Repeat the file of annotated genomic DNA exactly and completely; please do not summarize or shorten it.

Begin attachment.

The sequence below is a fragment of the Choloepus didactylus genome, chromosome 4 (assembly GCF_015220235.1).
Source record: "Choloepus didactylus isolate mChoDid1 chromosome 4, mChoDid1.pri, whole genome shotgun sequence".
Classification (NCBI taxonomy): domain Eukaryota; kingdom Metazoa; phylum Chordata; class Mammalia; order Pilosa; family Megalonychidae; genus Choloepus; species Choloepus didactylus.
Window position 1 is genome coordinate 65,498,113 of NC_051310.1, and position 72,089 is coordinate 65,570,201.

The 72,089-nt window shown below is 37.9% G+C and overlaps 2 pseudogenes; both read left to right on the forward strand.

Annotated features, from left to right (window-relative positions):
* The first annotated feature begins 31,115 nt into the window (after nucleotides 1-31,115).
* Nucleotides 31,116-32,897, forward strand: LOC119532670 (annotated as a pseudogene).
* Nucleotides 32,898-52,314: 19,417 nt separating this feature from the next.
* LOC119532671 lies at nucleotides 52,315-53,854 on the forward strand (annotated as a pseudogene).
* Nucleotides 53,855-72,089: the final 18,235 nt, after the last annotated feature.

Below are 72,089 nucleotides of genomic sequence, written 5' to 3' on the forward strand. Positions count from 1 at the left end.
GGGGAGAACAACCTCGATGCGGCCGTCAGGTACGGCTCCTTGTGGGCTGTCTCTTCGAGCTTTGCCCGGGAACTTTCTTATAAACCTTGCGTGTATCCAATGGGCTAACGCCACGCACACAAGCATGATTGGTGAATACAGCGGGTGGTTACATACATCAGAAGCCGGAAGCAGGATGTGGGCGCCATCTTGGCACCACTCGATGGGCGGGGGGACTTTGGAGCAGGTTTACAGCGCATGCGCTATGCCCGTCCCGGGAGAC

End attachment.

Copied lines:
The sequence below is a fragment of the Choloepus didactylus genome, chromosome 4 (assembly GCF_015220235.1).
Source record: "Choloepus didactylus isolate mChoDid1 chromosome 4, mChoDid1.pri, whole genome shotgun sequence".
Classification (NCBI taxonomy): domain Eukaryota; kingdom Metazoa; phylum Chordata; class Mammalia; order Pilosa; family Megalonychidae; genus Choloepus; species Choloepus didactylus.
Window position 1 is genome coordinate 65,498,113 of NC_051310.1, and position 72,089 is coordinate 65,570,201.

The 72,089-nt window shown below is 37.9% G+C and overlaps 2 pseudogenes; both read left to right on the forward strand.

Annotated features, from left to right (window-relative positions):
* The first annotated feature begins 31,115 nt into the window (after nucleotides 1-31,115).
* Nucleotides 31,116-32,897, forward strand: LOC119532670 (annotated as a pseudogene).
* Nucleotides 32,898-52,314: 19,417 nt separating this feature from the next.
* LOC119532671 lies at nucleotides 52,315-53,854 on the forward strand (annotated as a pseudogene).
* Nucleotides 53,855-72,089: the final 18,235 nt, after the last annotated feature.

Below are 72,089 nucleotides of genomic sequence, written 5' to 3' on the forward strand. Positions count from 1 at the left end.
GGGGAGAACAACCTCGATGCGGCCGTCAGGTACGGCTCCTTGTGGGCTGTCTCTTCGAGCTTTGCCCGGGAACTTTCTTATAAACCTTGCGTGTATCCAATGGGCTAACGCCACGCACACAAGCATGATTGGTGAATACAGCGGGTGGTTACATACATCAGAAGCCGGAAGCAGGATGTGGGCGCCATCTTGGCACCACTCGATGGGCGGGGGGACTTTGGAGCAGGTTTACAGCGCATGCGCTATGCCCGTCCCGGGAGAC